Review: Batgirls #1
[Editor’s Note: This review may contain spoilers]
Writers: Becky Cloonan and Michael W. Conrad
Art: Jorge Corona
Colors: Sarah Stern
Letters: Becca Carey
Reviewed by: Matthew B. Lloyd
Babs, Cass, and Steph set up their new digs! Despite Barbara warning Cass and Steph to keep a low profile, you can’t keep a good Batgirl down, let alone two…!
Back in the late ’90’s DC Comics launched a new concept- the Birds of Prey. It was certainly successful, even spawning a short-lived TV show on the erstwhile WB Network which had found success with Smallville. The television show nailed Barbara Gordon’s character with perfect casting in Dina Meyer as Babs/Oracle and even Batgirl in flashback. While it didn’t get everything right, what it got right was the core concept- the relationships between Babs, Dinah, and Helena- and the spirit of the Birds of Prey comic. (Don’t ask me about that theatrical film, it was Birds of Prey in name only!) Batgirls #1 contains that same spirit. Birds of Prey might be an antecedent of this new title, but Cass and Steph are certainly not Dinah (Black Canary) or Helena (Huntress).
Some readers may not recall Stephanie Brown’s first turn as Batgirl before The New 52. However, she had a series where we saw her learning the ropes and being mentored by Barbara that ran for 24 issues from 2009 to 2011 up to the launch of The New 52. There’s a bit of this series in Batgirls as well with Barbara overseeing both Cass and Steph. Since The New 52, DC’s continuity has taken a beating and there are so many holes and questions that it looks like Swiss Cheese. However, the core concept of Batgirls gets things right with Barbara’s role as mentor. It nearly puts Steph back where she was pre-New 52 and Cass is also now part of the Bat-family proper.
While Barbara Gordon may be the iconic Batgirl, the iconic Barbara Gordon is Oracle. The development of Barbara Gordon into Oracle is one of the most important character growth storylines in comics. Pushing her back to being Batgirl is the equivalent of putting Dick Grayson back in green trunks and pixie boots. It’s OK to let characters grow up and develop. While there will always be some controversy over her treatment in The Killing Joke which led to her path as Oracle, John Ostrander and Kim Yale gave Barbara a real story of triumph that exemplifies the human spirit. Talk about a true hero- it’s not her nocturnal caped activities, but her ability to overcome the type of adversity that people face in real life through tragedies that make Barbara Gordon such an important character and role model. Barbara is perfectly cast in the role of mentor- she’s been where Cass and Steph have been and she’s smart and resourceful enough to teach them while keeping them safe.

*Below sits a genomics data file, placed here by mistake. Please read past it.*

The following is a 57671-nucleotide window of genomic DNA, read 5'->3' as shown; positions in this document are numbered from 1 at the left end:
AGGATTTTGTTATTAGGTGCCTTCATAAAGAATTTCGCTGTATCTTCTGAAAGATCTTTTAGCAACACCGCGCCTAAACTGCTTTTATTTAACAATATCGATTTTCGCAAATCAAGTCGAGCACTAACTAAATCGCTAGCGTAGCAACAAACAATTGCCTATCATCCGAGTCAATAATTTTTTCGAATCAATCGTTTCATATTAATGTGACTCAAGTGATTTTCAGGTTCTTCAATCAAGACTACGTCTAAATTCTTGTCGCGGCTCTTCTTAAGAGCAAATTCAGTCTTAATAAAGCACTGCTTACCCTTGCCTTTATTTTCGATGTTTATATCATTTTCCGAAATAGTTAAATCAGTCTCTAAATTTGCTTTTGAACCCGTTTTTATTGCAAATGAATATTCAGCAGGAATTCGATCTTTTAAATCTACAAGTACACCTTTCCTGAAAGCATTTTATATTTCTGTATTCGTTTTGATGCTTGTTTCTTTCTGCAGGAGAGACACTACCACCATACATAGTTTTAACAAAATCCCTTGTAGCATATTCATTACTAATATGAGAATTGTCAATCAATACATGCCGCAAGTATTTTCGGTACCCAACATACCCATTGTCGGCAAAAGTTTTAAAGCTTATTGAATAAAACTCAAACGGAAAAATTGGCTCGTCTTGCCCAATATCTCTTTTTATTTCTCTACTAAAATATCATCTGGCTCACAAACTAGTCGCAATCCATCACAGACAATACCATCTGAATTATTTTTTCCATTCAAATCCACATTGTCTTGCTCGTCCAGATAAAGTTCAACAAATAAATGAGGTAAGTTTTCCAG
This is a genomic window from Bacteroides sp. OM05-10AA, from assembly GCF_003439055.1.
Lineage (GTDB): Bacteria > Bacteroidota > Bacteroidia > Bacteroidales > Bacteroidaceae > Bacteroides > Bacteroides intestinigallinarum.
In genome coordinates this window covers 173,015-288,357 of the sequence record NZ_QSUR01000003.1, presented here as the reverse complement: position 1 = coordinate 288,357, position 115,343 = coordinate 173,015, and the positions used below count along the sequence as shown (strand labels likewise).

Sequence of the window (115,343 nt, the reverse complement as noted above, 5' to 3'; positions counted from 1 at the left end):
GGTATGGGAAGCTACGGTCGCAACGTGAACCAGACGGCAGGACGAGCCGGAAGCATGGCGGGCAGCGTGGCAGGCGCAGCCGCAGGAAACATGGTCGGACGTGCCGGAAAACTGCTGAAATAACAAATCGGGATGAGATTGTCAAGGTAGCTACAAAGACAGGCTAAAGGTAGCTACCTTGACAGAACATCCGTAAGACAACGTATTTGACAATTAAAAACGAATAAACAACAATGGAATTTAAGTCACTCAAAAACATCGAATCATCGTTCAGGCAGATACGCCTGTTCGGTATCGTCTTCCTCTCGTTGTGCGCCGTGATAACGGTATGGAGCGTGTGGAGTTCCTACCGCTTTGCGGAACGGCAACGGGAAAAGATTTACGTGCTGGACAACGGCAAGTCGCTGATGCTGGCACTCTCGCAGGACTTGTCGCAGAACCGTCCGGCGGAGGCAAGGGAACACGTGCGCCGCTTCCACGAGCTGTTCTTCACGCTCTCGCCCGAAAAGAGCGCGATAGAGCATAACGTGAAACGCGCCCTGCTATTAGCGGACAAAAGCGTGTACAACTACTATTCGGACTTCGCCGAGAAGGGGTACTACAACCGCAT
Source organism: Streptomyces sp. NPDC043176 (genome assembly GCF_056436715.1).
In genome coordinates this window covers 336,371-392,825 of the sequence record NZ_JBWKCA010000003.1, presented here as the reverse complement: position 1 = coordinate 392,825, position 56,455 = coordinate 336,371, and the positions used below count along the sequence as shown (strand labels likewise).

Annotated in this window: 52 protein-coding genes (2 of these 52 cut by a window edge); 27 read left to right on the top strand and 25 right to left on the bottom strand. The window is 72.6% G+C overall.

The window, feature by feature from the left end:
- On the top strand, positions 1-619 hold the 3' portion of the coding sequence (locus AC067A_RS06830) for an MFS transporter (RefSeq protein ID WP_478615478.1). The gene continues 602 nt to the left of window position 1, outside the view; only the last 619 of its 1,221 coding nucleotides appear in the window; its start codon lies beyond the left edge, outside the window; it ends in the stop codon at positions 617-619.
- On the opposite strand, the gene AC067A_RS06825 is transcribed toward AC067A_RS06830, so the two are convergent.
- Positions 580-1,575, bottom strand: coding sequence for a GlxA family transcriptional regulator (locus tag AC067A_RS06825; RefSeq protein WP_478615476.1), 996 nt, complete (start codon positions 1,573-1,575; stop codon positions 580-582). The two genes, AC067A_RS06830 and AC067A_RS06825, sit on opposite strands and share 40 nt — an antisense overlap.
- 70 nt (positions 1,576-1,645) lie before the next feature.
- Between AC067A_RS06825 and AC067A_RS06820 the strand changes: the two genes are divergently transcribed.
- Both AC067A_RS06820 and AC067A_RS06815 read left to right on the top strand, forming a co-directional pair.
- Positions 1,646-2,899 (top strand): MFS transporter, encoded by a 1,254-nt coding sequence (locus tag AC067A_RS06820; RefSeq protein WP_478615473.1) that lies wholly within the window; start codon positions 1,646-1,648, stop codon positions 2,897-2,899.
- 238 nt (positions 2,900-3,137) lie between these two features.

Cloonan and Conrad give the reader lots of warm fuzzies in Batgirls #1 as the focus on the relationships between the characters. It’s something they talked about as the focus of the series when they spoke with DC Comics News a few months ago. It’s not all wine and roses, though. Cass and Steph are characters who aren’t alike and have different outlooks on life. But, they are friends and comrades. This lovable tension allows Cass to get them mixed up in some things Barbara’s trying to keep them from, for now. It makes for wonderful character interaction that not only drives the plot but reveals these characters to the reader. It’s the best kind of fiction! These real interactions bring these characters to life in a special way, they become characters you’d like to meet under the appropriate circumstances (ie..not get trashed in an alley by Cass).
More Positives (Yup!)
Jorge Corona is a perfect choice for the series. In Batgirls #1 we get to see not only a lot of dynamic action, but plenty of facial expressions, sometimes exaggerated that help to tell the story of these characters’ inner selves through emotions and reactions. This isn’t a stoic Batman in the shadows cold and isolated. These are two young girls full of feeling that they aren’t going to hold back, be it joy, surprise, or indignation. Additionally, Corona’s style doesn’t allow the characters to become oversexualized in their appearance. It helps the book have a more all-ages feel while not making it seem like a younger reader’s title.
We’ve already seen a preview for this issue in the DC Comics from 2 weeks ago so we know that this issue isn’t just endearing, it’s fun! “Bondo!” The car is named “Bondo!” Hilarious, laugh-out-loud hilarious. Cass and Steph are having fun, And, you know, Barbara, while she has to be the teacher and “taskmaster,” she’s having fun, too. She loves these girls. It’s as heartwarming as it is exciting. It’s wonderful to see a comic embrace the fun and humor. We need more of that, just as we need more examples of people from different backgrounds finding common ground on which to base a friendship.
Any negatives are not really negatives, more like unintended consequences. This issue reminds me of comics from the past I’ve loved that are no longer published. It also exposes other titles on the shelves that should be better…but, aren’t.
Batgirls #1 comes out of the gate at the top. It hits in places that many comics don’t. Not enough comics focus on characters and their relationships with one another. Tom Taylor and Bruno Redondo are doing this over in Nightwing and it’s beautiful. And, that’s what Batgirls #1 is- simply beautiful. This issue’s filled with lots of positivity, and it stays with you. People are what are important in life and that message comes through loud and clear. This is the kind of comic that deserves to be a top seller and is of the quality to make good on it.